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Are you a software engineer? Engineers are a hot commodity. Fortune 500 Companies and small businesses alike seek out these highly-trained professionals who invent, design, analyze and build complex systems. And the demand for talented engineers is growing: in the U.S. The Bureau of Labor Statistics projects nearly 140,000 new jobs expected for engineers in the next decade, especially for software engineers. So why do fledgling engineers fresh out of college (and sometimes engineers with years of experience) struggle with finding jobs?

Matching with the right job and company can be challenging, no matter your experience or education level, however, rest assured that it is not impossible. It’s not easy – it certainly takes a level of diligence, research, outreach, follow-up, and grit. It also helps to demonstrate a great work ethic; of all the things employers look for in new talent, “soft skills” such as communication, flexibility, teamwork, and a great attitude are valued significantly. Jennifer Floren, founder and former CEO of Experience Inc. put it succinctly, “Employers understand that everything else can be taught, so they look for the most promising raw material to work with.” With the right approach and the right attitude, engineers of any kind can launch a successful job search that ends in a hire.

Here are a few foolproof strategies that can help a software engineer, test engineer, or full stack engineer, and many more in landing that first engineering job.

1) Start with career planning.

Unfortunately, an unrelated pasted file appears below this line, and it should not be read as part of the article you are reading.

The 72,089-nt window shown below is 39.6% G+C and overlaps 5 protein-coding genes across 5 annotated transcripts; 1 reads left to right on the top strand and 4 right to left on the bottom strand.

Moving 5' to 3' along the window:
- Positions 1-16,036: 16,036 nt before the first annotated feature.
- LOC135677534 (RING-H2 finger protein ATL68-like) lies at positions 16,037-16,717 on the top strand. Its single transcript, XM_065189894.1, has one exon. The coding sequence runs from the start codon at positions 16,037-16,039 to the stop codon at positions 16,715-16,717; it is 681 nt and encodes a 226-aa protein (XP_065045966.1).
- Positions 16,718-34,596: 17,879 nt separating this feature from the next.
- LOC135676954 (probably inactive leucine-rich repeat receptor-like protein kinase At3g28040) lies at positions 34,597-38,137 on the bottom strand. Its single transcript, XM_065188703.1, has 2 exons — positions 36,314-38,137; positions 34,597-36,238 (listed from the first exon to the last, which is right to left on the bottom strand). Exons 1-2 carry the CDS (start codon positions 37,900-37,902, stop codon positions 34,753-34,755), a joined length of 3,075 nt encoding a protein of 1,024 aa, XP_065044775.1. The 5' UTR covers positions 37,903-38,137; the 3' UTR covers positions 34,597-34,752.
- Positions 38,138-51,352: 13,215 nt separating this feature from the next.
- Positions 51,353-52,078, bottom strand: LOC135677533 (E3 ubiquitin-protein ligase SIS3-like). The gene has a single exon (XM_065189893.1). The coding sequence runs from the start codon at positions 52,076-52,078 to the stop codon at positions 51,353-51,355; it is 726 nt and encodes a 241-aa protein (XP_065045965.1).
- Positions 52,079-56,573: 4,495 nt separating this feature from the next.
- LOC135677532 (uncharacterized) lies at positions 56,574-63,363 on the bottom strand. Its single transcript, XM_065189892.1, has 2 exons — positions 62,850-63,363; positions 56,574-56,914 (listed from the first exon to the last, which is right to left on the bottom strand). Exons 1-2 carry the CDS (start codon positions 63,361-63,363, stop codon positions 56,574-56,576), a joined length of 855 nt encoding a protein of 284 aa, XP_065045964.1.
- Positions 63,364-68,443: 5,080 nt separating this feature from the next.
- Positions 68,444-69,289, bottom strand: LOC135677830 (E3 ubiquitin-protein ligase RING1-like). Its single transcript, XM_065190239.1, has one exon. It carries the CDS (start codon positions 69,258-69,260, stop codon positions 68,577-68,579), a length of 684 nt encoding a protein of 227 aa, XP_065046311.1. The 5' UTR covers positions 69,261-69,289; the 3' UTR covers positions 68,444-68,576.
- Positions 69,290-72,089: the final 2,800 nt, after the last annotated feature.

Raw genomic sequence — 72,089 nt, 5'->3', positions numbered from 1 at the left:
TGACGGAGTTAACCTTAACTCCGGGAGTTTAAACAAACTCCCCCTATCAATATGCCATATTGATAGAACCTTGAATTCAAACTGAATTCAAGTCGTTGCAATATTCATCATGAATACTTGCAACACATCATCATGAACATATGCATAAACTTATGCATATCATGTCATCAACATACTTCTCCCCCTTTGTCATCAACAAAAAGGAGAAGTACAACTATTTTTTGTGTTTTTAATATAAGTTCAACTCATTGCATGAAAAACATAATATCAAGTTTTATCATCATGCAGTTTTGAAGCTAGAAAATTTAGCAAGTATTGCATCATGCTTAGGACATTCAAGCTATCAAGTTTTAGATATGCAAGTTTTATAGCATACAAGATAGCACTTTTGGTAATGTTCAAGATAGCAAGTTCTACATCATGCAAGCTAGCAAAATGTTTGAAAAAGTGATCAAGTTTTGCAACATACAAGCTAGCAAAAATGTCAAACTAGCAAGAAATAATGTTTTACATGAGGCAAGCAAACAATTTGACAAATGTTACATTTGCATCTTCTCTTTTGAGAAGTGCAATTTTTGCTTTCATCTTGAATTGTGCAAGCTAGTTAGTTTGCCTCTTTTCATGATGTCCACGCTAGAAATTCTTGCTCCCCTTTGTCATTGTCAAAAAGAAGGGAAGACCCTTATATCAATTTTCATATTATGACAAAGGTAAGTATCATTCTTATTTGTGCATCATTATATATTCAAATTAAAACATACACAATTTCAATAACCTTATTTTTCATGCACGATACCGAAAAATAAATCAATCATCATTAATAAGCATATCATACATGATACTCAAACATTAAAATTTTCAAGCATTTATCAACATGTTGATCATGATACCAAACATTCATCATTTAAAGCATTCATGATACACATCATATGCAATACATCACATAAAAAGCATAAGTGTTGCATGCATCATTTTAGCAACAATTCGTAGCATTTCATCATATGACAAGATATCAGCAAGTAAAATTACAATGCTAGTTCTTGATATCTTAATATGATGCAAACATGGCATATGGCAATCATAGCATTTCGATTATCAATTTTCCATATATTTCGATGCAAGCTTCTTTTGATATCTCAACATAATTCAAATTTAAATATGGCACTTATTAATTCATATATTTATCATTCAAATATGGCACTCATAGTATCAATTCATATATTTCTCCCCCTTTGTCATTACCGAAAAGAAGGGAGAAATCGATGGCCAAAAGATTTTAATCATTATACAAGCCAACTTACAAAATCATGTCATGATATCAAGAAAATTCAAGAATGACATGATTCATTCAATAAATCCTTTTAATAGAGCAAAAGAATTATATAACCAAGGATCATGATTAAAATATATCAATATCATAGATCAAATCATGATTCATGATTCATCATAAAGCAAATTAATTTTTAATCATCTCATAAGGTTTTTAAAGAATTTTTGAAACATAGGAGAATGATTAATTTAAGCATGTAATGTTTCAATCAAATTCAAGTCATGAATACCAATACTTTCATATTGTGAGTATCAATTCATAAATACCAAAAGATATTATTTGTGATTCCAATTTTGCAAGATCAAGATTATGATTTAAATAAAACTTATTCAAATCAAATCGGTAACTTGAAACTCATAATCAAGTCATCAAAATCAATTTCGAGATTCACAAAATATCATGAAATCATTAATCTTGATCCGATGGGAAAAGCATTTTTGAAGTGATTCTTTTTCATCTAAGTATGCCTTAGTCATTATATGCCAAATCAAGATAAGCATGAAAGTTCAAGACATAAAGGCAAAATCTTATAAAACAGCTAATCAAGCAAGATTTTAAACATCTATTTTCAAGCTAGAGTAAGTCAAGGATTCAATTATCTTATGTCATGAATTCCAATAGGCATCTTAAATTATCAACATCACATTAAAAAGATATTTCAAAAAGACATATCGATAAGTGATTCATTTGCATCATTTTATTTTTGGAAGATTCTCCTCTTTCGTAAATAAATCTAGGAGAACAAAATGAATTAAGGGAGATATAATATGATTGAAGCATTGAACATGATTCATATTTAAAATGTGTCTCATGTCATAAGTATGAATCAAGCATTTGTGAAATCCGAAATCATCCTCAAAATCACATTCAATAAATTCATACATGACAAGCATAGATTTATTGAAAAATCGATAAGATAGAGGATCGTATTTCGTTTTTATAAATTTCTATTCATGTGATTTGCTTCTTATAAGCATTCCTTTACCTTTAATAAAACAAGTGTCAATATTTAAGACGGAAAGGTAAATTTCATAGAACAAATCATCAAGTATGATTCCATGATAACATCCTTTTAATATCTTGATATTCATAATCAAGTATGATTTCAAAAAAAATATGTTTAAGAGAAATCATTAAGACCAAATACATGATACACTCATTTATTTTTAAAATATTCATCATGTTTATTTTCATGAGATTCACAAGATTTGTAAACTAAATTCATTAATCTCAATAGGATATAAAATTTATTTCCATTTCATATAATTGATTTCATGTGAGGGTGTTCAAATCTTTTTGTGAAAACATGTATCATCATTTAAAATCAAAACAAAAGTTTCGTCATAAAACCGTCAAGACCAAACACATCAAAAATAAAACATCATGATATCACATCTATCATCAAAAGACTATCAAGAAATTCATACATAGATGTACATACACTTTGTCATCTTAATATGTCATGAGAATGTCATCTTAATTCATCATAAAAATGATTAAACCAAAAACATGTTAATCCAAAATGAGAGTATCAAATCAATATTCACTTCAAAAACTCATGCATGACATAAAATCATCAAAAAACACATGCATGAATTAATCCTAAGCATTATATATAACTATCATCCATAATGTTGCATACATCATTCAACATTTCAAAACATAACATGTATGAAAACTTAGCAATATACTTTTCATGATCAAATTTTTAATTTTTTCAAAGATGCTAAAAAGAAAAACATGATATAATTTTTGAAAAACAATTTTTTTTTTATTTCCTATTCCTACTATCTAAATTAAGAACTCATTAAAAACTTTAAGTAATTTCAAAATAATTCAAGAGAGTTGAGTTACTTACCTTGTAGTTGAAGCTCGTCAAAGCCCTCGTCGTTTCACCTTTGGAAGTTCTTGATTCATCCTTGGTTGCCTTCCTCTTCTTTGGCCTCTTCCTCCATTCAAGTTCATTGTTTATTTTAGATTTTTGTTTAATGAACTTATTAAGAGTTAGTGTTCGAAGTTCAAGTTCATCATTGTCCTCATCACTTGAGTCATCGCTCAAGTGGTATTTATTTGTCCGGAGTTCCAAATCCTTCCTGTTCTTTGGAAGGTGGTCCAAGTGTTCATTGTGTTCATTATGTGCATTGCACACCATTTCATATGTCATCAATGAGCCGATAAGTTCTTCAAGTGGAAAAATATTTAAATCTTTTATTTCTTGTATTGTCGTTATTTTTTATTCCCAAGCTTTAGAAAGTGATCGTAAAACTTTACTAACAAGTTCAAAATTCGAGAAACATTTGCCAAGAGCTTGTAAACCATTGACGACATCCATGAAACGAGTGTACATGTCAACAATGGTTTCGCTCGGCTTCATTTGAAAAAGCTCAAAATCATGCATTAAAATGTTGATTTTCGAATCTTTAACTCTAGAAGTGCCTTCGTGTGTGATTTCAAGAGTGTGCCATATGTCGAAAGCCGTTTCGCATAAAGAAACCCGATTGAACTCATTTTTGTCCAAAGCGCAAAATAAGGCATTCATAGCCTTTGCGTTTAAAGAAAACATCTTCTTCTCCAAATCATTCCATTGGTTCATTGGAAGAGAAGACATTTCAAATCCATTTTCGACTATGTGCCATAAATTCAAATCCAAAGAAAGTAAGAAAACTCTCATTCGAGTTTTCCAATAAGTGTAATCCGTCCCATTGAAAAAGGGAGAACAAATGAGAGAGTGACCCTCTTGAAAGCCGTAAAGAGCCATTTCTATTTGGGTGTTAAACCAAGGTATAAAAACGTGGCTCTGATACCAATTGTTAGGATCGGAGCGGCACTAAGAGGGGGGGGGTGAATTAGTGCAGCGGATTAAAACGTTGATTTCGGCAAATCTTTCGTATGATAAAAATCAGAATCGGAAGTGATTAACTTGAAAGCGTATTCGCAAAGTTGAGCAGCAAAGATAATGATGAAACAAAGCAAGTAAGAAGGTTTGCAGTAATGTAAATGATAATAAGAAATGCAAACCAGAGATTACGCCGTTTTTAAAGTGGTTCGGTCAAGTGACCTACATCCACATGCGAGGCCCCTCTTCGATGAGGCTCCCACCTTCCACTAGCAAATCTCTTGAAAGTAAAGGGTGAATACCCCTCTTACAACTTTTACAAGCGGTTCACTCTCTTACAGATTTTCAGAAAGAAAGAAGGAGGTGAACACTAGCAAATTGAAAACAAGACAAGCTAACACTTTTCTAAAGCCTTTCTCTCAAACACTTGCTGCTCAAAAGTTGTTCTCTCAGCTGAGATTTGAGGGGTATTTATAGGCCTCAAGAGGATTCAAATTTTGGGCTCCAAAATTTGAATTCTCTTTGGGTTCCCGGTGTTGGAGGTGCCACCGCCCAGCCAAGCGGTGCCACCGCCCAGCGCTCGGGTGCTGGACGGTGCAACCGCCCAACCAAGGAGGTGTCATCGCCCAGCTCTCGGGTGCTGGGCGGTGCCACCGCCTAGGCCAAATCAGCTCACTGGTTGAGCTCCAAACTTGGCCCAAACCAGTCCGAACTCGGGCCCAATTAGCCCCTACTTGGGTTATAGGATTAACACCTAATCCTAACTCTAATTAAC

Career planning helps job seekers to understand their values, interests and skills to make a knowledgeable career decision. Whether you are just starting out or looking for a career change, moving towards a clear goal can help you navigate the job market with greater confidence and ease.

  • Refine your options. Although it’s generally recommended that job searchers cast a wide net, you should still consider your qualifications and interests before sending your resume to every recruiter on LinkedIn. Try a self-assessment to identify your priorities in a potential career. Whether it’s benefits, a salary increase, intellectually stimulating work, or flexibility to work from home, it helps to have a cut and dry idea of your absolute priorities and your automatic deal-breakers.
  • Search for clear, succinct job postings that speak to you. To organize your search, make a spreadsheet of the jobs that match your priorities, interests, and skills. Research and identify each job’s benefits and perks, company culture, and potential for growth. Once you decide to apply, notate when you contacted each company and when you will follow up.
  • Make an action plan. Once you have a clear vision of your current skills, ideal career, and a realistic trajectory for your general career development, make a plan to implement this decision. Identify specific, time-bound steps and goals to accomplish your plan. What do you envision in the next year? The next five years? What specific, measurable, attainable, relevant, and time-bound (SMART) goals can you set for yourself to put you on a path towards success?

2) Build a career portfolio that tells your unique story.